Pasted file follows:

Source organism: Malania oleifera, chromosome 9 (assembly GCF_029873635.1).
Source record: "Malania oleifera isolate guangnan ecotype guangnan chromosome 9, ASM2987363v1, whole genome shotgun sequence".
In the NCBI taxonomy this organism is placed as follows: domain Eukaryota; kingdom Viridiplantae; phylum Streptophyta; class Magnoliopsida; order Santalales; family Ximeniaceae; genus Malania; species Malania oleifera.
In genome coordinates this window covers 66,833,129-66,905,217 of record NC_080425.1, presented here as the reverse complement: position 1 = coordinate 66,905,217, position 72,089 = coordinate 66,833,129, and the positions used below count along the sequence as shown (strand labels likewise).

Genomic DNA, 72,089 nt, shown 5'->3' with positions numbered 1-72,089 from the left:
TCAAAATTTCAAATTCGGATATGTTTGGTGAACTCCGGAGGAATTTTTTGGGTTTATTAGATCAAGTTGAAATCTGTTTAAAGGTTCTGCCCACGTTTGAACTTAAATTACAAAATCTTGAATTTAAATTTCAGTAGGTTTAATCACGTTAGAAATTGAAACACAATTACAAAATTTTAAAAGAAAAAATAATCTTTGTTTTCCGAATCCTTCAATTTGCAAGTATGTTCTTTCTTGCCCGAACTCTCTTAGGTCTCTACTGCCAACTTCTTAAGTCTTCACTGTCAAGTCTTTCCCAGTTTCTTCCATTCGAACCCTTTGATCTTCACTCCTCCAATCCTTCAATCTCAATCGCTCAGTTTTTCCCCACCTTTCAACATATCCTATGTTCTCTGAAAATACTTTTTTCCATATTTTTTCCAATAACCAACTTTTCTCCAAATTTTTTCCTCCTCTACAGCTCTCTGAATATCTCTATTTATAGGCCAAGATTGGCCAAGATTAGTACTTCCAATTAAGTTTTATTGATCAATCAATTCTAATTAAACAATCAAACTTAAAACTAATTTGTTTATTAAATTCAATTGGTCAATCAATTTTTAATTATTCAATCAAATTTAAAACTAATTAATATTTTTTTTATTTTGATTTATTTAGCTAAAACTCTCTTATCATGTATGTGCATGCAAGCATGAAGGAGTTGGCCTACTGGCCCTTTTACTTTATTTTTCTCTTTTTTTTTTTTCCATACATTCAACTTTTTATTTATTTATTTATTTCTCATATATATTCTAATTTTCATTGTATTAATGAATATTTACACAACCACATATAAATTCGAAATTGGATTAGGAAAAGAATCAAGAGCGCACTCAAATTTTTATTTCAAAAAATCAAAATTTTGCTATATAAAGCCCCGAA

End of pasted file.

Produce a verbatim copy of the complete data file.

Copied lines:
Source organism: Malania oleifera, chromosome 9 (assembly GCF_029873635.1).
Source record: "Malania oleifera isolate guangnan ecotype guangnan chromosome 9, ASM2987363v1, whole genome shotgun sequence".
In the NCBI taxonomy this organism is placed as follows: domain Eukaryota; kingdom Viridiplantae; phylum Streptophyta; class Magnoliopsida; order Santalales; family Ximeniaceae; genus Malania; species Malania oleifera.
In genome coordinates this window covers 66,833,129-66,905,217 of record NC_080425.1, presented here as the reverse complement: position 1 = coordinate 66,905,217, position 72,089 = coordinate 66,833,129, and the positions used below count along the sequence as shown (strand labels likewise).

Genomic DNA, 72,089 nt, shown 5'->3' with positions numbered 1-72,089 from the left:
TCAAAATTTCAAATTCGGATATGTTTGGTGAACTCCGGAGGAATTTTTTGGGTTTATTAGATCAAGTTGAAATCTGTTTAAAGGTTCTGCCCACGTTTGAACTTAAATTACAAAATCTTGAATTTAAATTTCAGTAGGTTTAATCACGTTAGAAATTGAAACACAATTACAAAATTTTAAAAGAAAAAATAATCTTTGTTTTCCGAATCCTTCAATTTGCAAGTATGTTCTTTCTTGCCCGAACTCTCTTAGGTCTCTACTGCCAACTTCTTAAGTCTTCACTGTCAAGTCTTTCCCAGTTTCTTCCATTCGAACCCTTTGATCTTCACTCCTCCAATCCTTCAATCTCAATCGCTCAGTTTTTCCCCACCTTTCAACATATCCTATGTTCTCTGAAAATACTTTTTTCCATATTTTTTCCAATAACCAACTTTTCTCCAAATTTTTTCCTCCTCTACAGCTCTCTGAATATCTCTATTTATAGGCCAAGATTGGCCAAGATTAGTACTTCCAATTAAGTTTTATTGATCAATCAATTCTAATTAAACAATCAAACTTAAAACTAATTTGTTTATTAAATTCAATTGGTCAATCAATTTTTAATTATTCAATCAAATTTAAAACTAATTAATATTTTTTTTATTTTGATTTATTTAGCTAAAACTCTCTTATCATGTATGTGCATGCAAGCATGAAGGAGTTGGCCTACTGGCCCTTTTACTTTATTTTTCTCTTTTTTTTTTTTCCATACATTCAACTTTTTATTTATTTATTTATTTCTCATATATATTCTAATTTTCATTGTATTAATGAATATTTACACAACCACATATAAATTCGAAATTGGATTAGGAAAAGAATCAAGAGCGCACTCAAATTTTTATTTCAAAAAATCAAAATTTTGCTATATAAAGCCCCGAA